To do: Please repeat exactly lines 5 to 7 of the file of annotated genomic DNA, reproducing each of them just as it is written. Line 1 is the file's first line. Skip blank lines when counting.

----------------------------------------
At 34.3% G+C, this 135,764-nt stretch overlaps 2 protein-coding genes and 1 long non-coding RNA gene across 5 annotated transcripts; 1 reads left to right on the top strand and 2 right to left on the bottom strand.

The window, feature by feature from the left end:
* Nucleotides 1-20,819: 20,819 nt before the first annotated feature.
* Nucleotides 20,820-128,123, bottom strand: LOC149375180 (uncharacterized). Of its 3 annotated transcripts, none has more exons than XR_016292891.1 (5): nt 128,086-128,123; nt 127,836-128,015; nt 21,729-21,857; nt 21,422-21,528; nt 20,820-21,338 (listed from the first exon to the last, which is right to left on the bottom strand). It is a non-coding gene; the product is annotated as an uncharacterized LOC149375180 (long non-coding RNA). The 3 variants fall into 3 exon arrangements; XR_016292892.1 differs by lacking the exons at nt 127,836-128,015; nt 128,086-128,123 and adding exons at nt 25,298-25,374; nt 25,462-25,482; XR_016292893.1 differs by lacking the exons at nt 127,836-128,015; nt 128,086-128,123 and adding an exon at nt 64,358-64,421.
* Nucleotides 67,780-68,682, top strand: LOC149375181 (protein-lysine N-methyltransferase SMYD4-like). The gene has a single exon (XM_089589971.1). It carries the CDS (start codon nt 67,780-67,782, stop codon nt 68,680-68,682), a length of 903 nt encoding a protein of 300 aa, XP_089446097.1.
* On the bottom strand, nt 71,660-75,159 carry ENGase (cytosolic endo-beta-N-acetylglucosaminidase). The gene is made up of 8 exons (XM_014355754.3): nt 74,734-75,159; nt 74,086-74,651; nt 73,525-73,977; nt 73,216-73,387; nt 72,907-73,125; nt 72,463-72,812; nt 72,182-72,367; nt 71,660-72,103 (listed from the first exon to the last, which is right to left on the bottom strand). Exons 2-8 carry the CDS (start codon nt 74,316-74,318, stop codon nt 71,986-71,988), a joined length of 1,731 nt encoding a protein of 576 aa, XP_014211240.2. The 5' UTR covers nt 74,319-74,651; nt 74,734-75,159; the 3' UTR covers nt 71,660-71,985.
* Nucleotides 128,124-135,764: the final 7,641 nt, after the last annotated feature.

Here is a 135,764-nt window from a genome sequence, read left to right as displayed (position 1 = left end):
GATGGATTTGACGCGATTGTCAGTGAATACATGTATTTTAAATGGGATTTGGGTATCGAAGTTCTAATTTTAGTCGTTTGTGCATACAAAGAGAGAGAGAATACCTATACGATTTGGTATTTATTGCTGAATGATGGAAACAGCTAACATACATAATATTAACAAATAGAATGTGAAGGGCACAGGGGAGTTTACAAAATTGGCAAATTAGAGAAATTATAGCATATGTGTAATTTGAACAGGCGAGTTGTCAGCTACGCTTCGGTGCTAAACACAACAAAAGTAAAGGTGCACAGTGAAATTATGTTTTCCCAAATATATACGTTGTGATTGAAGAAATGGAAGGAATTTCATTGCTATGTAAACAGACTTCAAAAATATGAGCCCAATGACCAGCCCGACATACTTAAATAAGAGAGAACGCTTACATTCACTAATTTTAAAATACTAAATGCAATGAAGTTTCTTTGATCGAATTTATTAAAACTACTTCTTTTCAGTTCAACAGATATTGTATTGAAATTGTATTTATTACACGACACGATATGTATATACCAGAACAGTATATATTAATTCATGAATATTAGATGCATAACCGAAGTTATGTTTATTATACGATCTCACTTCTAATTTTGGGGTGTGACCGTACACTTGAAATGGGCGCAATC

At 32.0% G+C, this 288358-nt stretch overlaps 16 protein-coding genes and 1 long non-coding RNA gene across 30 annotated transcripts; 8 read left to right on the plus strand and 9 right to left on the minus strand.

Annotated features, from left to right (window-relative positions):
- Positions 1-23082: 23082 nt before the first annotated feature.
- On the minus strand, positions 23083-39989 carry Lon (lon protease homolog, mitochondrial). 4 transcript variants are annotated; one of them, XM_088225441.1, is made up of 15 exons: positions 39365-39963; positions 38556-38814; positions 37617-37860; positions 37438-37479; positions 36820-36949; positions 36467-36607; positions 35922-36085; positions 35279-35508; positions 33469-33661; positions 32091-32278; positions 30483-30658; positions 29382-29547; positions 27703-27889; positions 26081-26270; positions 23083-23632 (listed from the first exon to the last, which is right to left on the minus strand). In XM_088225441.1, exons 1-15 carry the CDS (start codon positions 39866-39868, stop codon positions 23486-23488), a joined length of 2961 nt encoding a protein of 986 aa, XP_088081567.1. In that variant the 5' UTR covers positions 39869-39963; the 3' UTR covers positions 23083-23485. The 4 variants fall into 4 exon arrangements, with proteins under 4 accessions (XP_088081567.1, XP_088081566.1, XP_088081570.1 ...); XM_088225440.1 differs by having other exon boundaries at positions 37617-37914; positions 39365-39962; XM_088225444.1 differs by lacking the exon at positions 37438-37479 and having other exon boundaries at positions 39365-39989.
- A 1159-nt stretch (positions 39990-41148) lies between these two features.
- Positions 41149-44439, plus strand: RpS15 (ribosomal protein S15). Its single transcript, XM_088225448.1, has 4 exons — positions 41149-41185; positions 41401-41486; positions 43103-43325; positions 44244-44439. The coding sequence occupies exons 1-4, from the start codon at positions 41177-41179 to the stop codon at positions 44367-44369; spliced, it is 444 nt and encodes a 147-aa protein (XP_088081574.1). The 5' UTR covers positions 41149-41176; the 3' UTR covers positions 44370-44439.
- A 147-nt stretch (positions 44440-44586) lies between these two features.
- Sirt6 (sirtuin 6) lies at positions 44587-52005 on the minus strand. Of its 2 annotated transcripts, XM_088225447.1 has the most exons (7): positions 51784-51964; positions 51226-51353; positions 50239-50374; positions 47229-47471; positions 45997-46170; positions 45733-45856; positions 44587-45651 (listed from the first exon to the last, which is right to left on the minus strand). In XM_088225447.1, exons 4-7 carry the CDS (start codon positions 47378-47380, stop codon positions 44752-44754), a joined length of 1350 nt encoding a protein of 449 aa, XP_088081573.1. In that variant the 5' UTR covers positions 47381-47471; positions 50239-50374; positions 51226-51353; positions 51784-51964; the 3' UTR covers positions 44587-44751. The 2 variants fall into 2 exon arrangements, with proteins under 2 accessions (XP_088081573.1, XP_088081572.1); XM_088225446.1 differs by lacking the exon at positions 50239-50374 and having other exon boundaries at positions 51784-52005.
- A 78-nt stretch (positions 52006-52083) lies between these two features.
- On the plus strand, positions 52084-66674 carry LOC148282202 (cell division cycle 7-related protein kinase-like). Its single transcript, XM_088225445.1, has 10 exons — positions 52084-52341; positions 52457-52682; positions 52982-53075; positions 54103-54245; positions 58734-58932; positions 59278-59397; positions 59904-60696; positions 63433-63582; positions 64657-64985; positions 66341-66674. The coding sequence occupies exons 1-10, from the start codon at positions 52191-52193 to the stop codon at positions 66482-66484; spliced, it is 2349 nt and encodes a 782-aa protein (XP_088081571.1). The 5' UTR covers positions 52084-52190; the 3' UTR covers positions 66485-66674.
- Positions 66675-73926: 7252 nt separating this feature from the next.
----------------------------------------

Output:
* Nucleotides 67,780-68,682, top strand: LOC149375181 (protein-lysine N-methyltransferase SMYD4-like). The gene has a single exon (XM_089589971.1). It carries the CDS (start codon nt 67,780-67,782, stop codon nt 68,680-68,682), a length of 903 nt encoding a protein of 300 aa, XP_089446097.1.
* On the bottom strand, nt 71,660-75,159 carry ENGase (cytosolic endo-beta-N-acetylglucosaminidase). The gene is made up of 8 exons (XM_014355754.3): nt 74,734-75,159; nt 74,086-74,651; nt 73,525-73,977; nt 73,216-73,387; nt 72,907-73,125; nt 72,463-72,812; nt 72,182-72,367; nt 71,660-72,103 (listed from the first exon to the last, which is right to left on the bottom strand). Exons 2-8 carry the CDS (start codon nt 74,316-74,318, stop codon nt 71,986-71,988), a joined length of 1,731 nt encoding a protein of 576 aa, XP_014211240.2. The 5' UTR covers nt 74,319-74,651; nt 74,734-75,159; the 3' UTR covers nt 71,660-71,985.
* Nucleotides 128,124-135,764: the final 7,641 nt, after the last annotated feature.